4. Grimblat, N.; Sarotti, A. M., "Computational Chemistry to the Rescue: Modern Toolboxes for the Assignment of Complex Molecules by GIAO NMR Calculations." Chem. Eur. J. 2016, 22, 12246-12261, DOI: h10.1002/chem.201601150.

InChIs

1: InChI=1S/C28H30O6/c1-13-9-20(32-26(13)30)25-14(2)24-17-6-5-15-12-28-21(8-7-16(15)18(17)10-19(24)31-25)27(3,4)33-22(28)11-23(29)34-28/h5-9,14,19-22,24-25H,10-12H2,1-4H3/t14-,19+,20-,21-,22+,24-,25-,28+/m0/s1
InChIKey=JGSLSHOXBXVVTQ-NEUKEVNNSA-N

2: InChI=1S/C28H30O6/c1-13-9-20(32-26(13)30)25-14(2)24-17-6-5-15-12-28-21(8-7-16(15)18(17)10-19(24)31-25)27(3,4)33-22(28)11-23(29)34-28/h5-9,14,19-22,24-25H,10-12H2,1-4H3/t14-,19-,20-,21-,22+,24+,25-,28+/m0/s1
InChIKey=JGSLSHOXBXVVTQ-WQIRXNRDSA-N

3c: InChI=1S/C16H28O2/c1-6-11(2)9-14-16(5)12(3)7-8-13(16)15(4,17)10-18-14/h9,12-14,17H,6-8,10H2,1-5H3/b11-9-/t12-,13-,14-,15-,16+/m0/s1
InChIKey=WPQIVUHVYBQTBG-AWEVENECSA-N

NMR Steven Bachrach 04 Oct 2017 No Comments

Nanobelt

The synthesis of components of nanostructures (like fullerenes and nanotubes) has dramatically matured over the past few years. I have blogged about nanohoops before, and this post presents the recent work of the Itami group in preparing the nanobelt 1.1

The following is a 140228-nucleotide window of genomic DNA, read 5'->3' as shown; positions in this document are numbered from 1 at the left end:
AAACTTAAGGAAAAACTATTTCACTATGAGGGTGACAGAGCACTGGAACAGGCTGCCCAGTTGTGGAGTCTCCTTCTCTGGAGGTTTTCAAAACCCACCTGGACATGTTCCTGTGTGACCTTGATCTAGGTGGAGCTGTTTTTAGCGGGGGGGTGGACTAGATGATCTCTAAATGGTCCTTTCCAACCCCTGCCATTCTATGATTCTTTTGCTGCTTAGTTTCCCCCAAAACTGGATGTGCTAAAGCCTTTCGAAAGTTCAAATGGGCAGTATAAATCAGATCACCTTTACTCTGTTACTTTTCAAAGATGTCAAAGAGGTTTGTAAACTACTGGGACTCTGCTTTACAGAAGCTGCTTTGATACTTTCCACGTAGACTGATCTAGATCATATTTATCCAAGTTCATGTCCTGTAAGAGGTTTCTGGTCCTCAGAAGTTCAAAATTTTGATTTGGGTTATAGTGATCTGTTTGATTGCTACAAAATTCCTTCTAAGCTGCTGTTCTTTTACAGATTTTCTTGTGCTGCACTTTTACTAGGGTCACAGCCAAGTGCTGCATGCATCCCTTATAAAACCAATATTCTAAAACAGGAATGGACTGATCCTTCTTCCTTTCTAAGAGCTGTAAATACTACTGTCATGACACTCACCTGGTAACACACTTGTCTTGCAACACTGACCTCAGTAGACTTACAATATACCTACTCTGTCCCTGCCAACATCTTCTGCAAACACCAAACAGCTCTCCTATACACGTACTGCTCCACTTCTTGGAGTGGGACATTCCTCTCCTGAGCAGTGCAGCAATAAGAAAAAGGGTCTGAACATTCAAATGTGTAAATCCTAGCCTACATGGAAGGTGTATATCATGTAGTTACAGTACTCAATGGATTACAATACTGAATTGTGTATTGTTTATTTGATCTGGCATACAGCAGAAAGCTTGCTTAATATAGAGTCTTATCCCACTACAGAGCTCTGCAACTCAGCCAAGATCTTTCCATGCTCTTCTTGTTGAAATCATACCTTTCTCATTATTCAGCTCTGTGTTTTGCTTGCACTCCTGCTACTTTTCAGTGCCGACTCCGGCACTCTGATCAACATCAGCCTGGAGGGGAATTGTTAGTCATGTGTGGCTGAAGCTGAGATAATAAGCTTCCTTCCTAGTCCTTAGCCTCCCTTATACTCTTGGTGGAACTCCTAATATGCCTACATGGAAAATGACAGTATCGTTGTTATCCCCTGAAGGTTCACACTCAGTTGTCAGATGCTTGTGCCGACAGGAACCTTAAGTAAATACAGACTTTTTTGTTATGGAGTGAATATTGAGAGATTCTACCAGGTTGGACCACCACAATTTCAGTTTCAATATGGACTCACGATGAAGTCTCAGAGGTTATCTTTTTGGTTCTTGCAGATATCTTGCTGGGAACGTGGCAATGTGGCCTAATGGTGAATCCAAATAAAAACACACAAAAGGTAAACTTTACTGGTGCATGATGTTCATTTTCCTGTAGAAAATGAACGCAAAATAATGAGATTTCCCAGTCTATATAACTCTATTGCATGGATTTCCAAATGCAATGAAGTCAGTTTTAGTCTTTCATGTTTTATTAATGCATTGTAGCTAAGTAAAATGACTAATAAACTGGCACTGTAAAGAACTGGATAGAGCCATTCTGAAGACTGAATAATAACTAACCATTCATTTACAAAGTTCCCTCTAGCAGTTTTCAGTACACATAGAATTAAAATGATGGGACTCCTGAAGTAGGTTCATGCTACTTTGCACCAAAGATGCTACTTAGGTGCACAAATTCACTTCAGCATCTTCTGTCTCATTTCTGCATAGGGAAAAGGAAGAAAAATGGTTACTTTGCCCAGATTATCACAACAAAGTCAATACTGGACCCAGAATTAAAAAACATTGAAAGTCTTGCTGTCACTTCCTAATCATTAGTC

1

The synthesis is accomplished through a series of Wittig reactions with an aryl-aryl coupling to stitch together the final rings. The molecule is characterized by NMR and x-ray crystallography. The authors have also computed the structure of 1 at B3LYP/6-31G(d), shown in Figure 1. The computed C-C distances match up very well with the experimental distances. The strain energy of 1, presumably estimated by Reaction 1,2 is computed to be about 119 kcal mol-1.

1

Figure 1. B3LYP/6-31G(d) optimized structure of 1.

Rxn 1

NICS(0) values were obtained at B3LYP/6-311+G(2d,p)//B3LYP/6-31G(d); the rings along the middle of the belt have values of -7.44ppm and are indicative of normal aromatic 6-member rings, while the other rings have values of -2.00ppm. This suggests the dominant resonance structure shown below:

References

1) Povie, G.; Segawa, Y.; Nishihara, T.; Miyauchi, Y.; Itami, K., "Synthesis of a carbon nanobelt." Science 2017, 356, 172-175, DOI: 10.1126/science.aam8158.